Edward Albert is in his third year as executive director of Pennsylvania Association for Rural and Small Schools (PARSS). The former superintendent of the Tulpehocken Area School District in Berks County took a decidedly hands-on approach to his new job and embarked on road trips to personally visit all of the PARSS member districts.
“Getting around the entire state, I was seeing just how poor rural school districts are,” Albert related. “I thought, ‘if we could give some of the teachers even a hundred dollars for materials or a project, that’s like giving them a million dollars in making a difference in the lives of kids.’”
Albert found willing partners among two companies involved in the natural gas industry, in large part due to their commitment to education and support of STEM (science technology engineering and math) studies.
Cabot Oil & Gas and Williams donated $2,500 each toward $5,000 in grants to be awarded to teachers submitting 500-word essays explaining how relatively small amounts of money could enhance the learning experience for their students. Applications were emailed to the 147 member district superintendents, who in turn alerted teachers to the opportunity.
Albert was impressed to see 130 applications rolling in which, after a third-party review, resulted in 12 grants awarded to nine districts. “We got some great proposals,” he stated. Funding ranged from aiding teachers purchasing reading books for elementary students to a program for a speech class, which touched Albert personally as he had overcome a severe speech impediment as a child.
William Doll, a kindergarten teacher in the Greencastle Antrim School District, used a PARSS grant to purchase literature that promotes STEM thinking and other items for STEM-based activities. In particular, the students were challenged to build a zoo using blocks, play dough and animal figurines with the stipulation that they must keep certain animals apart for their safety – no alligators next to monkeys or lions next to elephants, for example.
“Children love to be creative, but they also do an amazing job of explaining their thinking and reasoning,” Doll remarked. “Kindergarten is such an impressionable time. Students are learning how to be thinkers, and these STEM activities and literature help to expand their thinking and learning.”
“By collaborating with industry partners, we are able to help teachers deliver a greater educational impact for a larger number of students,” said Mike Atchie, Williams’ manager of public outreach. “Williams places a high priority on supporting STEM education, and we are pleased to support the initiative.”
At Wyalusing Valley Elementary School, life skills teacher Sue Kilmer purchased an iPad on which she could load apps that fit various learning levels, as well as DOJO, a program with a social media-like appearance that allows her students to post photos of their classroom achievements that their parents can view on their phones and make comments.
Some of the apps Kilmer uses are more specific to reading and fine motor skills like grasping and handwriting at the suggestion of occupational therapists.
“It’s highly motivating to them,” Kilmer said of the reaction of her pupils, some of whom are challenged by significant disabilities. “The biggest thing for me is that it allows them to work on skills independently at their ability level that are highly engaging.”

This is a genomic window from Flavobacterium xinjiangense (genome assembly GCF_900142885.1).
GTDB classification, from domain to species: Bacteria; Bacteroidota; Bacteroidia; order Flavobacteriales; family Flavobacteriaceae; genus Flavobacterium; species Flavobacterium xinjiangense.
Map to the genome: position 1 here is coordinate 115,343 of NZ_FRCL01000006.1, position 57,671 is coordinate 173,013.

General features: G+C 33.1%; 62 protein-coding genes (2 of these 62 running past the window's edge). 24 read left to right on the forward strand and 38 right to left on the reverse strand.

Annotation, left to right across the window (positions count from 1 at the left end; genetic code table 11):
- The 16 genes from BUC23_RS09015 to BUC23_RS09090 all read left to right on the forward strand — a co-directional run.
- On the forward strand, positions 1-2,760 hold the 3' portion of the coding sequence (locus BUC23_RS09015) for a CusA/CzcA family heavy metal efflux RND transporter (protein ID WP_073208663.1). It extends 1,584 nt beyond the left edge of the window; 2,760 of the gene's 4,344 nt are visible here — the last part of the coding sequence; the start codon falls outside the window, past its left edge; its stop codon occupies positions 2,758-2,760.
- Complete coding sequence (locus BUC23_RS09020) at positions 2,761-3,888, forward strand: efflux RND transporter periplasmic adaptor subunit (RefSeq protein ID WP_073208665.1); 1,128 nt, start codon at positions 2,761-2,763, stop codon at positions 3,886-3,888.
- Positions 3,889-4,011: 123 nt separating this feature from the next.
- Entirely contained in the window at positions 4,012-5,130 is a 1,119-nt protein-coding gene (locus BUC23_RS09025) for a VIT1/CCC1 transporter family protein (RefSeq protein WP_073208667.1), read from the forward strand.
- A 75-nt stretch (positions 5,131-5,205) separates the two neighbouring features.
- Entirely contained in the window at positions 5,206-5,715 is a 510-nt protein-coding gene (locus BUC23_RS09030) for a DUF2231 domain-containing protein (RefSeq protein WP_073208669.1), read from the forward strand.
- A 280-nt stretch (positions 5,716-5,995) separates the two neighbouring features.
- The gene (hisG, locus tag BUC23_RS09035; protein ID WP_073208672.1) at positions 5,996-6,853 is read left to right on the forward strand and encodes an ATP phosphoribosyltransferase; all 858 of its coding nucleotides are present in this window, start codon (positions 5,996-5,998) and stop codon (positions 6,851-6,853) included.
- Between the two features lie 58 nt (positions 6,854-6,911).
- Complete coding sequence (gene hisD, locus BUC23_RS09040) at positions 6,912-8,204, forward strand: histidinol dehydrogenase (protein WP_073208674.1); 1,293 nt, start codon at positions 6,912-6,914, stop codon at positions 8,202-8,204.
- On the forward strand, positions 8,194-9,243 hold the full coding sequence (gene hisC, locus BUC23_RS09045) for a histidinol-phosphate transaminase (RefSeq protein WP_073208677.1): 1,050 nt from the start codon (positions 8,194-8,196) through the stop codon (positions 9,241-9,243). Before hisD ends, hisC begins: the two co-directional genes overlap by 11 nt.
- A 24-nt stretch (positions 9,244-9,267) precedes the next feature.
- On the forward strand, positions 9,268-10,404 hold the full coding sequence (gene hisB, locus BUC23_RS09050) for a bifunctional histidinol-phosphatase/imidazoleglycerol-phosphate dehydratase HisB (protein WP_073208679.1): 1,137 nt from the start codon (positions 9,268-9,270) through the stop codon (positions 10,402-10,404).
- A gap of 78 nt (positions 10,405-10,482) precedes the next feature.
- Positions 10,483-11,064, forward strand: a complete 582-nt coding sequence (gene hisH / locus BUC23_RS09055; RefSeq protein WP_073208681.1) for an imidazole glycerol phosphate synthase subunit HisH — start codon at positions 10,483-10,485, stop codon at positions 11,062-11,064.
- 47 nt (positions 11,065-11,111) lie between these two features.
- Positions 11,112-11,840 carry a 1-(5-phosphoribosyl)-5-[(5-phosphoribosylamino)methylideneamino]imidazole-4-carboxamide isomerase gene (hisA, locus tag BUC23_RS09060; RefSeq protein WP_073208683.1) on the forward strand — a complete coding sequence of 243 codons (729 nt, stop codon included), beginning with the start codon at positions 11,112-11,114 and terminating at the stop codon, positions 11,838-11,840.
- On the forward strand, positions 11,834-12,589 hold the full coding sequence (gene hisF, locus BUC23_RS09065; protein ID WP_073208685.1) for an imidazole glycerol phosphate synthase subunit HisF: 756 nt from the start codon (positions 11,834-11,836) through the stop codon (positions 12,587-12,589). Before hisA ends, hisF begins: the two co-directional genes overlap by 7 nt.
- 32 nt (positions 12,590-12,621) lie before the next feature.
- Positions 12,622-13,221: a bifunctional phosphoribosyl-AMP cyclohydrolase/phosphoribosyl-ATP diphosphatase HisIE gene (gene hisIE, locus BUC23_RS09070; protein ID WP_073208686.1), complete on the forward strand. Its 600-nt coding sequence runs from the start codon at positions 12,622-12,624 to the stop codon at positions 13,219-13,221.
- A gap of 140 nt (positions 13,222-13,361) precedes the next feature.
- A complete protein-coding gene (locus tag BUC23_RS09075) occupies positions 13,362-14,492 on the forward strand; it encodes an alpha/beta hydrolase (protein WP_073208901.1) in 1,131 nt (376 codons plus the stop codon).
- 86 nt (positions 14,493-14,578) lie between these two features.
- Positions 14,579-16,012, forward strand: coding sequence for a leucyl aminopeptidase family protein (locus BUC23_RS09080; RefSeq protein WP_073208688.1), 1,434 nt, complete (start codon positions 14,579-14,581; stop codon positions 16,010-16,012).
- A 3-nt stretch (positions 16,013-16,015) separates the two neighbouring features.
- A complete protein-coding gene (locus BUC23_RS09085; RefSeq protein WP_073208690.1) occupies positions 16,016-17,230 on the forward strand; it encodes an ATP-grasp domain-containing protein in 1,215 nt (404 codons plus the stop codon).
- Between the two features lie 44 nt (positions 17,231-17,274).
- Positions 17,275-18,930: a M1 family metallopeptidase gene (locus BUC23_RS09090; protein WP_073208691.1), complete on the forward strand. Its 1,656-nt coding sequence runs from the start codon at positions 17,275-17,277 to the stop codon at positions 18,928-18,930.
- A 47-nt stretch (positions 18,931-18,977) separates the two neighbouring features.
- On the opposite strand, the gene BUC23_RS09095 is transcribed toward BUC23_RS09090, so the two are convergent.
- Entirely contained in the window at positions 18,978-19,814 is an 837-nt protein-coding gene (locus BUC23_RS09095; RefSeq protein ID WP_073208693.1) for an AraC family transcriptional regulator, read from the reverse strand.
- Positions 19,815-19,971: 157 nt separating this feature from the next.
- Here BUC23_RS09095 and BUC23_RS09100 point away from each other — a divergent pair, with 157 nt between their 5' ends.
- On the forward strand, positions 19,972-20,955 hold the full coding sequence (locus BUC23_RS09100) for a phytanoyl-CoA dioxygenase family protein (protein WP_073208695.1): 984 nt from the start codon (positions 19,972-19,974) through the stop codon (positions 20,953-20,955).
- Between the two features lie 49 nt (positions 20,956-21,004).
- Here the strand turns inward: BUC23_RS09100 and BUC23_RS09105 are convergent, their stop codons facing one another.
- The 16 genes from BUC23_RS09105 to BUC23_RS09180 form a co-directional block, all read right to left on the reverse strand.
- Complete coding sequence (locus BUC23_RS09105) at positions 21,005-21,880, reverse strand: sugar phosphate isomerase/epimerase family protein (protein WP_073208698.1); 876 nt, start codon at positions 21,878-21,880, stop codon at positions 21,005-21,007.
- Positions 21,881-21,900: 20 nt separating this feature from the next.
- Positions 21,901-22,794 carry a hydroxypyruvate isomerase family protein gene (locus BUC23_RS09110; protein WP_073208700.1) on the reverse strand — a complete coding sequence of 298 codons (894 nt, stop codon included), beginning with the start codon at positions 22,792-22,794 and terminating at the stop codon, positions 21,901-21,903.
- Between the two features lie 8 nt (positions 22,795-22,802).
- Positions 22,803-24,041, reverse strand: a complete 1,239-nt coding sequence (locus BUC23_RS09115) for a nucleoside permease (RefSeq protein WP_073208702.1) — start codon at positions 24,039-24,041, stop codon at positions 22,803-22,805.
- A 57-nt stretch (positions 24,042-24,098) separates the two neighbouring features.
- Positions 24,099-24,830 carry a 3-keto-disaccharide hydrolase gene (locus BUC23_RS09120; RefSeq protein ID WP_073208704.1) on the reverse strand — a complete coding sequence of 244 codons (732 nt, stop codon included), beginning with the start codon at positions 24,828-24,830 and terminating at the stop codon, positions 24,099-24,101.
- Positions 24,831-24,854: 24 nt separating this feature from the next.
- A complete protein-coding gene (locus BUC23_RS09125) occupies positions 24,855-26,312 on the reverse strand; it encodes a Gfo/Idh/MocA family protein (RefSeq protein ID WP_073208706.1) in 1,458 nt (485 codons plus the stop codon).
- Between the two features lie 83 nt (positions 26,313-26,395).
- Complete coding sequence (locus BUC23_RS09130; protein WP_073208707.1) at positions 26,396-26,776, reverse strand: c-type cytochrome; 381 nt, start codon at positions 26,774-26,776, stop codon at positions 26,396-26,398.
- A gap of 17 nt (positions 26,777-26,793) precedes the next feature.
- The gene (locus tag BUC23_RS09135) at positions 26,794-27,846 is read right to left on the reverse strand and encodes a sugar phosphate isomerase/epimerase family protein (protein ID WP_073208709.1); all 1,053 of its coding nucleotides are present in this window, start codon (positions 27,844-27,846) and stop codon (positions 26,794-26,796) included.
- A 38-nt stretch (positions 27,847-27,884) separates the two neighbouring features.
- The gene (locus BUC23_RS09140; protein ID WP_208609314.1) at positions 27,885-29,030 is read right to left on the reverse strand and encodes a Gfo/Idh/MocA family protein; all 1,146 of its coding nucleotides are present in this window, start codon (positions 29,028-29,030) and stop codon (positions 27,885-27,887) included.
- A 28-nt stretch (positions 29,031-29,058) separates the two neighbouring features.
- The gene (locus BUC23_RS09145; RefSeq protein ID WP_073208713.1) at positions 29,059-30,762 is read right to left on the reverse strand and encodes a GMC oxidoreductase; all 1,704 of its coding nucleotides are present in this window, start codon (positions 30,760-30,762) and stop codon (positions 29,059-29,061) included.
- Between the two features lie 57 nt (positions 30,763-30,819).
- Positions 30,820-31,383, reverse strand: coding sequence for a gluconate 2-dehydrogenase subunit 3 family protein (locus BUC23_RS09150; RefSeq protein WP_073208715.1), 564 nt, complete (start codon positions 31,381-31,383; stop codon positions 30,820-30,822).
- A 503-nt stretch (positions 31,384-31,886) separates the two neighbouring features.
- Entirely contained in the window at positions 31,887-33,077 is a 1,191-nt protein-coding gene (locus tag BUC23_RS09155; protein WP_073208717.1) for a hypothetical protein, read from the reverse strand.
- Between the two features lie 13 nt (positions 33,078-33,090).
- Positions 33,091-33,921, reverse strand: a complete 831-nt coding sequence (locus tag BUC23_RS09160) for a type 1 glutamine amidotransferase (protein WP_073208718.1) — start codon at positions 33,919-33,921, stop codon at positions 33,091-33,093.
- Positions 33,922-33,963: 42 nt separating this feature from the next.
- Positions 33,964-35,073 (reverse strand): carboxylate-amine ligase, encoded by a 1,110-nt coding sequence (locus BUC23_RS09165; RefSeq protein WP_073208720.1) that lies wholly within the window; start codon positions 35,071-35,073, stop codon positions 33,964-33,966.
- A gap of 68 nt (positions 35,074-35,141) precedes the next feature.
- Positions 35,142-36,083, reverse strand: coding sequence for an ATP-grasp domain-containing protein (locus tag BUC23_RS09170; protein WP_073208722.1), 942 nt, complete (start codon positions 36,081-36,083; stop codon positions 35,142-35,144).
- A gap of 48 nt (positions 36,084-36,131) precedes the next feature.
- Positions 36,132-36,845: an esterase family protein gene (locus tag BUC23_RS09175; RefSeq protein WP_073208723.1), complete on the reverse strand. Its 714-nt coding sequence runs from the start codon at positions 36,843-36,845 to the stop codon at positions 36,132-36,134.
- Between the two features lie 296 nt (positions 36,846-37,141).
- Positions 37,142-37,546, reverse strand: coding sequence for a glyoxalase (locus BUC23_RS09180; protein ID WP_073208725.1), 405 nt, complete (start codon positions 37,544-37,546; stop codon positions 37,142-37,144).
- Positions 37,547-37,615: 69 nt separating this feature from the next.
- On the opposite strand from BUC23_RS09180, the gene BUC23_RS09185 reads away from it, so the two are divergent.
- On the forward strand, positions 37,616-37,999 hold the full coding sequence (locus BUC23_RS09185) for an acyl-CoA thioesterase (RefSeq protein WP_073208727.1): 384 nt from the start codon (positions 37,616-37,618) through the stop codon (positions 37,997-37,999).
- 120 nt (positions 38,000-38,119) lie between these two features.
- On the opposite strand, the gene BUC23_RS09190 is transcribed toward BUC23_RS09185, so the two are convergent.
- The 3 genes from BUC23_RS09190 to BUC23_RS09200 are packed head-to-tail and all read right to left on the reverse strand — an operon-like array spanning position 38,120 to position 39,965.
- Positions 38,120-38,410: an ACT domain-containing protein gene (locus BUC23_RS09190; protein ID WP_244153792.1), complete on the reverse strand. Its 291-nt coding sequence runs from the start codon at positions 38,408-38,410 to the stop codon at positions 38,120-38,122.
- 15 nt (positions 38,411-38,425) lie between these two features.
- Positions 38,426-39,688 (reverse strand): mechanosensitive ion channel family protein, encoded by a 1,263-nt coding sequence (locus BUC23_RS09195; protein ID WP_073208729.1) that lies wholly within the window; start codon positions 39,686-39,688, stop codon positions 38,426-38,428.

Across the campus, Wyalusing Valley High School teacher Dave Holdredge used a PARSS grant to purchase an Apple TV program. “It opened up a whole different set of avenues for tech education in the classroom,” he related. Some students struggling with vocabulary are now having fun learning terms and making iMovies in the classroom. Other students are able to do taped presentations for poetry. Holdredge employs the program for a test prep class by writing his own textbook that students can access on the television.
One of the biggest advantages that Holdredge sees in the Apple TV system is that students who are shy or introverted and don’t like to share can still participate and share by using ‘exit ticket,” commenting on a lesson-related series of questions before leaving the classroom.
“I can turn it into a Google sheet and post their answers onto the screen, and their answers get shared with their peers and can be discussed anonymously,” Holdredge explained. “This way, everyone gets involved rather than just those who raise their hands.”
Albert is proposing one change to the grant program this year. In an effort to spread out the available funds to a greater number of schools, he is asking that teachers try to keep their funding requests below $500. Next year, he intends to approach more local businesses to help him increase the total amount available.
Cabot director of external affairs George Stark is proud that his company got in on the ground floor of this educational venture.
“It’s important that Cabot help provide PARSS teachers with the training, tools, and support they need to provide a strong STEM-based curriculum to students who are eager to learn,” he remarked.
Additional recipients last year included St. Mary’s Area, Cameron County, Valley Grove, Central Fulton, Bradford Area, and Everette Area school districts.
How to Apply
Grant applications for 2019 are currently being accepted. They will be sent to member district superintendents and are also available through the PARSS office in Lebanon and can be requested via email at firstname.lastname@example.org. Applications are due by Friday, Nov. 16, and winners will be announced by Thursday, Dec. 6.
Albert encourages teachers who were not successful in their bid grants last year to resubmit their ideas, perhaps modifying their applications to better adhere to a few simple guidelines that are included in the application packet.